Mourinho offers a cryptic defence for under-fire Rooney
Jose Mourinho believes the Football Association should have looked after Wayne Rooney better, with the Manchester United manager suggesting his captain's late-night antics were tamer than some other England players.
Not for the first time in his career, the 31-year-old's lifestyle has come under scrutiny after his starting role in the World Cup qualifying win against Scotland was followed by injury and controversy.
Rooney missed Tuesday's 2-2 draw with Spain due to a minor knee complaint and has dominated the headlines since then, with The Sun printing images showing the England skipper, wearing a training top, looking the worse for wear.
The forward is alleged to have dropped in on a wedding party at The Grove hotel until the early hours of Sunday, leading him to "unreservedly" apologise to interim England manager Gareth Southgate, the FA and young fans.
Mourinho says last weekend "didn't go well" for Rooney and indicated his annoyance at what has panned out, albeit not apportioning the blame necessarily at Southgate's door - a manager he referred to as 'Gary'.
"I don't speak, I don't speak," Mourinho said when asked if the forward had been let down by the people around him.
"The only thing I say is that the player goes to the national team, he belongs to the national team.
"I learned since I was a kid, if somebody lends me something, I have to take care even better than if it was mine. Since the school, you know?
"Your friend lent you a pencil, you have to take care of the pencil better than if it is your pencil, so I think when one day if I become a national team manager I will try (to).
"I am not saying that I will be successful on that, and I am not being critic with Gary and with anyone.
"I get the occasion to wish Gary the best of luck publicly, but I think you have to build something to protect what is not yours, what someone lends you."
Asked if Rooney should have been at the hotel bar until the early hours, Mourinho retorted: "I would have a great answer for you - I don't want to have (one) because, again, I don't want to speak about it.
"But if you go one by one to see where these 23 players were, some of them were in worse places than the hotel bar."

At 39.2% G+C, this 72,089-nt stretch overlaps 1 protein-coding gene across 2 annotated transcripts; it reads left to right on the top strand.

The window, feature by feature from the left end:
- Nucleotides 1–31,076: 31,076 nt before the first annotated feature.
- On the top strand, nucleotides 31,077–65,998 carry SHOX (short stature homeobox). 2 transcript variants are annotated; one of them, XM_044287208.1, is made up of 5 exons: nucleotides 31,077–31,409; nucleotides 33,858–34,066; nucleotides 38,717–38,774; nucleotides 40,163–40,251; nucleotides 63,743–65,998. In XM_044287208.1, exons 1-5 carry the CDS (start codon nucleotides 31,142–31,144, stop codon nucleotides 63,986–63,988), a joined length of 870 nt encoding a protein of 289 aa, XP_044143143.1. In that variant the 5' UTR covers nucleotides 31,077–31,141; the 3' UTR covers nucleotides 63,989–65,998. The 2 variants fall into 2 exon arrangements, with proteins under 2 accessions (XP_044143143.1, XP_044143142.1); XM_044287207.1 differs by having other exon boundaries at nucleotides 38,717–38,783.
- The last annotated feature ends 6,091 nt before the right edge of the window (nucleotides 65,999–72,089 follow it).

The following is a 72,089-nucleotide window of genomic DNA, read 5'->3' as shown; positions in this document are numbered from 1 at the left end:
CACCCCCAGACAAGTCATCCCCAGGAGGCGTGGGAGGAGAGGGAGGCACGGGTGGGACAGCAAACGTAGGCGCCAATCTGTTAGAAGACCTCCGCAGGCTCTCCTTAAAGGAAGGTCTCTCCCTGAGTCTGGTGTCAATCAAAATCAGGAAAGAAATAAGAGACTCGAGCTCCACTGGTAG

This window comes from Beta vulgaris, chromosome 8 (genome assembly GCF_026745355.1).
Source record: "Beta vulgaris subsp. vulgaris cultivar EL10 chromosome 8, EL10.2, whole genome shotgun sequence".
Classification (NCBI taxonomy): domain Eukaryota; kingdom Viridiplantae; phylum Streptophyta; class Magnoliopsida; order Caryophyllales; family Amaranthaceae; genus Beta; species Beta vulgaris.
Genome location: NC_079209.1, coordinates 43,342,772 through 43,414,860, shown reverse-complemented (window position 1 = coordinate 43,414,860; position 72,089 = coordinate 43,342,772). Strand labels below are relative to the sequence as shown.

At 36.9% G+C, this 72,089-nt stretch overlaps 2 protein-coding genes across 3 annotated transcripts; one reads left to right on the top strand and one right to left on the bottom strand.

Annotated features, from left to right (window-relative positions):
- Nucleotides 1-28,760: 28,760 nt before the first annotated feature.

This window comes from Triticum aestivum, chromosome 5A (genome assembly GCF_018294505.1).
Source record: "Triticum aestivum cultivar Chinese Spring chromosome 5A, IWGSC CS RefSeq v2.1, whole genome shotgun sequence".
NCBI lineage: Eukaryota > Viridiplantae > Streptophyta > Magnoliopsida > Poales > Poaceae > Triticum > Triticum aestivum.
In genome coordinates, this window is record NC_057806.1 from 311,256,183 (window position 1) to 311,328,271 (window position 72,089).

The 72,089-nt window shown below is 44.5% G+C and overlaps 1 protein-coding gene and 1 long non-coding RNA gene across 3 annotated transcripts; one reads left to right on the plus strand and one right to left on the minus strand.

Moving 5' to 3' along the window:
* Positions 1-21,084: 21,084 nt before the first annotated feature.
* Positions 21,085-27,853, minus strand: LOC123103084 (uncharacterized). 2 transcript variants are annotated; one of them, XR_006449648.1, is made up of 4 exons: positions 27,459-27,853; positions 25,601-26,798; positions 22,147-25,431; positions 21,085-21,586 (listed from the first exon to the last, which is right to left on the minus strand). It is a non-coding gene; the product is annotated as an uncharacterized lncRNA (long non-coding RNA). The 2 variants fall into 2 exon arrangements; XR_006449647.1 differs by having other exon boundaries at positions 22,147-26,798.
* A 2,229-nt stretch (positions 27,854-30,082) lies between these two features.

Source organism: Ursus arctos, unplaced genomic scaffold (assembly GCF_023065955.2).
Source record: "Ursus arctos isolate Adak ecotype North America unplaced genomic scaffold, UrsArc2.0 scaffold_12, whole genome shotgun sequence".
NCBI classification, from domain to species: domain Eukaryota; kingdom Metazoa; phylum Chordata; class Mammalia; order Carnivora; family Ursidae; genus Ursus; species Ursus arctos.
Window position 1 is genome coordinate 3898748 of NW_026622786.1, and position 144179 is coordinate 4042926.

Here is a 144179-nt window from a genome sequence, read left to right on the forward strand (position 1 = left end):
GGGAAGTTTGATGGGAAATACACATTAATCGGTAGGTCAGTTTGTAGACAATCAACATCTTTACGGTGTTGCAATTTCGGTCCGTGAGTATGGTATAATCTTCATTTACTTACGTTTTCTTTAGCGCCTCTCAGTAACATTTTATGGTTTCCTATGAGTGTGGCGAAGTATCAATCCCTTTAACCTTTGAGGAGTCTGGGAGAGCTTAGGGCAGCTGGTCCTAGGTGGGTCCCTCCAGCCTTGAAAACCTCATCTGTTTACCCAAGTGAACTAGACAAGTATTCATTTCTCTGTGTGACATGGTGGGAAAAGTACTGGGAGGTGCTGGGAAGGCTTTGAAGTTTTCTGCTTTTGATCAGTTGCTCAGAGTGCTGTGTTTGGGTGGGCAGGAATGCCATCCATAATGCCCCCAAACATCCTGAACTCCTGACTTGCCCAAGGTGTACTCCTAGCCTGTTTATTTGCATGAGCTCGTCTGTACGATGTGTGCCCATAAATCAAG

Such comments underline why the FA is reviewing its policy relating to players' free time, while Mourinho says the headlines of previous days have had "an effect" on Rooney.
The United boss highlighted that the wall around people always has "points of fragility", although his captain has the chance to forget that background noise having been passed fit to face Arsenal.
The Red Devils approach the match two places and six points worse off than Arsene Wenger's fourth-placed side, although Mourinho has never lost a Premier League match to his old foe.
The pair's relationship on the touchline and away from it has been intriguing over the years, with the Portuguese calling his Arsenal counterpart a "specialist in failure'' in early 2014.
There were no such inflammatory remarks on Friday, but Mourinho believes he is afforded less respect than a manager who last won the league in 2004.
"Maybe it's my fault," the United boss said. "Maybe I put the level so high that people doesn't expect different than that.
"I won at every club, I was champion in every club, I won cups with every club.
"I won in every country, I won in four different countries. I won in Europe, I won in domestic competitions.
"I won always in the first or second season so nobody here is saying 'okay, let's see if he can win with Man United at the third season'.
"Nobody is saying that, nobody is saying that. Nobody says I deserve time, that I deserve credibility, that it's not a bad result that affects the credibility of somebody with 23 titles in four different countries. That's just that.
"Maybe it's my fault, so I'm not even against you or upset with the pundits that are being every critical.
"Maybe I should be proud of it because maybe it's my fault. Maybe it's my fault."